We had lunch in a secluded area and then relaxed in the shade. Sarah and I fell asleep in the back of the jeep and woke up to see monkeys in the tree above us. “Aren’t those our crackers?” I asked Sarah. While we were sleeping they had jumped down and grabbed our entire package and were busy eating it. I let them keep it.
The afternoon continued the way we did in the morning and saw a few of the smaller animals including this hare.
and a few peacocks.
Then Sumudo managed to find for us a rare afternoon leopard sighting. This time they were perched in a tree. Again the jeeps congregated around and we all got our fill.
After 13 hours in the jeep we were completely worn out. We left the park, dropping off our ranger on the way. Then, about a mile outside of the park entrance Sumudo stopped the car for the last time. On the side of the road was a lone confused elephant lingering about, having had taken a wrong turn. We spent a minute looking him and him at us before parting ways and heading in opposite directions on the road from Yala.
Sri Lanka’s cultural triangle is home to five of its eight UNESCO world heritage sites, including the rock fortress of Sigiriya, the cave temples of Dambulla, and the ancient kingdoms of Anuradhapura and Polonaruwa. We set out to explore this region over several days. A cousin of mine very generously offered Sarah and me the services of his car and driver allowing us to swap traveling on crowded rickety buses for a chauffeured air conditioned SUV.
On our first day we drove from Kandy to Sigiriya. King Kashyapa I established his fortress at Sigiriya in the year 473 after taking control of the throne by usurping his father and sending his brother Moggallana into exile in India. He built a palace on top of the rock and a city around it. Moggallana did eventually return with an army in 495. During the ensuing battle King Kashyapa’s elephant panicked and fled, leading to a collapse of morale among his troops and his suicide. Moggallana converted Sigiriya into a monastery and it eventually fell into disuse.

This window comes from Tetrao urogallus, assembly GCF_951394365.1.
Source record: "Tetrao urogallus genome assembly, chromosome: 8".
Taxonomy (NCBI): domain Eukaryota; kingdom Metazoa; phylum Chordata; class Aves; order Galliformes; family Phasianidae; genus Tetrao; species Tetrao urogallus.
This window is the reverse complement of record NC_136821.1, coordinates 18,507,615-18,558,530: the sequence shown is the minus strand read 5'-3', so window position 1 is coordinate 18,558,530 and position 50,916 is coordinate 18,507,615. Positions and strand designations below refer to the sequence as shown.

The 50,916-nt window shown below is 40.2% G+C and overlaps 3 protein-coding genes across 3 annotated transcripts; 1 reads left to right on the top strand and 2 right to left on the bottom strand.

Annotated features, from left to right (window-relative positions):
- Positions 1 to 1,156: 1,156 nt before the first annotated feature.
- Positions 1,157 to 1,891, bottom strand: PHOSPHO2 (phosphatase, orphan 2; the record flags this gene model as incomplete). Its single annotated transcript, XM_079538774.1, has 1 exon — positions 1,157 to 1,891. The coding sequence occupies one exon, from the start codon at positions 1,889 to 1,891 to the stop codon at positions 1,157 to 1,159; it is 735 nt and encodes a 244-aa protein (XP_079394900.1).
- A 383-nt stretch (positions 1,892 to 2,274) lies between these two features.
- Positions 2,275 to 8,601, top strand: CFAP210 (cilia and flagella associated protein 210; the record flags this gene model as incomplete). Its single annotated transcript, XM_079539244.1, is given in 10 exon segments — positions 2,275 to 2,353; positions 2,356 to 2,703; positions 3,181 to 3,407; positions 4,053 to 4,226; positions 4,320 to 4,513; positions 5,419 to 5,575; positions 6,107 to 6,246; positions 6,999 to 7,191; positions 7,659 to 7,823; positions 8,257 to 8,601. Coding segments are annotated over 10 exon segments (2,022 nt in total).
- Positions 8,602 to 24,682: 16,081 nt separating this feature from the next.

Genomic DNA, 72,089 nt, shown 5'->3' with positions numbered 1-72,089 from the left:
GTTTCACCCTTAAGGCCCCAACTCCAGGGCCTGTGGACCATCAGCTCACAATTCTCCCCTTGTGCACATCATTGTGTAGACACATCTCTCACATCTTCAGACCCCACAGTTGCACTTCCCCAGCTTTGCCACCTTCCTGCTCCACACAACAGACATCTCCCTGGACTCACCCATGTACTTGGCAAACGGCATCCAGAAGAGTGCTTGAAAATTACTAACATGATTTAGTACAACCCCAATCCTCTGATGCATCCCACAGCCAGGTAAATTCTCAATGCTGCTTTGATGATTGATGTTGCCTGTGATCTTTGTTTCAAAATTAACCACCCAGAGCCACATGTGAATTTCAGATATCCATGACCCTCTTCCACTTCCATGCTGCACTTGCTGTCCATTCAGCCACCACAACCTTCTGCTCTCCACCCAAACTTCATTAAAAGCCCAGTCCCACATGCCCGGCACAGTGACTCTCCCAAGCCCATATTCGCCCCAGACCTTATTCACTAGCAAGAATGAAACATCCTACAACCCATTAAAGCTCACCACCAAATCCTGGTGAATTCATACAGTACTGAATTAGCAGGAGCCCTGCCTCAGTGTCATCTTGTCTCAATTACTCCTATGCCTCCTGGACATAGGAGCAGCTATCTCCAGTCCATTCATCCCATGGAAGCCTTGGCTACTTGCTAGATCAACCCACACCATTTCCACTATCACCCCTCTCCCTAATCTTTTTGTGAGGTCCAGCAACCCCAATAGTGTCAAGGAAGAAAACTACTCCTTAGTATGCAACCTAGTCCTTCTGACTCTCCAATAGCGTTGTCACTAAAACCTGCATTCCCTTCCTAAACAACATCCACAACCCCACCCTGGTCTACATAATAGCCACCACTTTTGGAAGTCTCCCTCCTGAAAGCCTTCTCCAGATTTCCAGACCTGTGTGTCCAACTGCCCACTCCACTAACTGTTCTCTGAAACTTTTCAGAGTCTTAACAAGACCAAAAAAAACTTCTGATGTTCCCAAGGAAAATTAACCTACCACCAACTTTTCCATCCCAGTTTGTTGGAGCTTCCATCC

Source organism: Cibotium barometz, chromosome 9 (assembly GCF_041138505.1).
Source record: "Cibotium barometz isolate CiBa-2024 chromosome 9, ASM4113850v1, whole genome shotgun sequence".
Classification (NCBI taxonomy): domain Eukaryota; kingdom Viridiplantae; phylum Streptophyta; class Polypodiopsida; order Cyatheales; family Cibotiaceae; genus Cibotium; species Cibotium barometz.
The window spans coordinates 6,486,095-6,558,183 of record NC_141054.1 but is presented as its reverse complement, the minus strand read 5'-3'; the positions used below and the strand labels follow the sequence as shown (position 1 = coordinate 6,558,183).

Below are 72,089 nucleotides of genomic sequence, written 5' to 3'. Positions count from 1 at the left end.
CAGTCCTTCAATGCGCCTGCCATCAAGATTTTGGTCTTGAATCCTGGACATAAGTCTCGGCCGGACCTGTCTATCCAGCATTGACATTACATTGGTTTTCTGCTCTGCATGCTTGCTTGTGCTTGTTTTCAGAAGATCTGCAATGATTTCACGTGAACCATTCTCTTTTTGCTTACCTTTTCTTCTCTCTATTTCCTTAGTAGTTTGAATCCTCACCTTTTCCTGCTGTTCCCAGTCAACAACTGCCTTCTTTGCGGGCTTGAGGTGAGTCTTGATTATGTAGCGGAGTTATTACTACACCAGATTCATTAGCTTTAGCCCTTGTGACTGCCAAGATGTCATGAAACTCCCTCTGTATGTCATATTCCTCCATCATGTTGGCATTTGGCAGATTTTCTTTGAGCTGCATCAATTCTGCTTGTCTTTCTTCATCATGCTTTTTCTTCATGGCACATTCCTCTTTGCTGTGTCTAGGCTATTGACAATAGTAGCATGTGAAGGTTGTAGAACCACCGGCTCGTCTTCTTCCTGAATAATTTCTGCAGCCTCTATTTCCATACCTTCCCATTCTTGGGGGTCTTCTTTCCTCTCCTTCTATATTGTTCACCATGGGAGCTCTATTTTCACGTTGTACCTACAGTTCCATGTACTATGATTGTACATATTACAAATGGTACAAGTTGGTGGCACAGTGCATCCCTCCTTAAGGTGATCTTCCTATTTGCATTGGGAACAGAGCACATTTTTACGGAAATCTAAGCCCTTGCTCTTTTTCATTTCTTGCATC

Sarah and I climbed to the top despite high winds and swarming hornets. “Keep still & silence in a wasp attack” the signs warned although I doubted anyone from King Kashyapa’s time to now has been able to do that.
Halfway up are frescoes painted during Sigiriya’s heyday. At one point there were more than 500 paintings of women but today only a few remain.
Just before the top of the rock remain the paws of a lion statue that once stood guard.
After descending and eating a well deserved lunch, we headed south to the see the five cave temples of Dambulla. These caves have served various purposes over the past two thousand years, from refuges to monasteries, before being converted to Buddhist shrines in the 18th century.
Each cave had dozens of statues of Buddha and kings as well as murals covering the walls and ceilings.
We had started our day exploring Sigiriya and Dambulla early because we had reservations that afternoon at the Kandalama Hotel, courtesy of another generous cousin of mine. The five star Kandalama was designed by Geoffrey Bawa, Sri Lanka’s world renowned architect, and is arguably the best accommodation in the country. It’s built into the side of a mountain with corridors open to the outside and views of Sigiriya from our window. We checked in, swam in the infinity pool, enjoyed the amazing food and impeccable service but were prevented from setting foot on our balcony by monkeys staring inside, just daring us to open the door.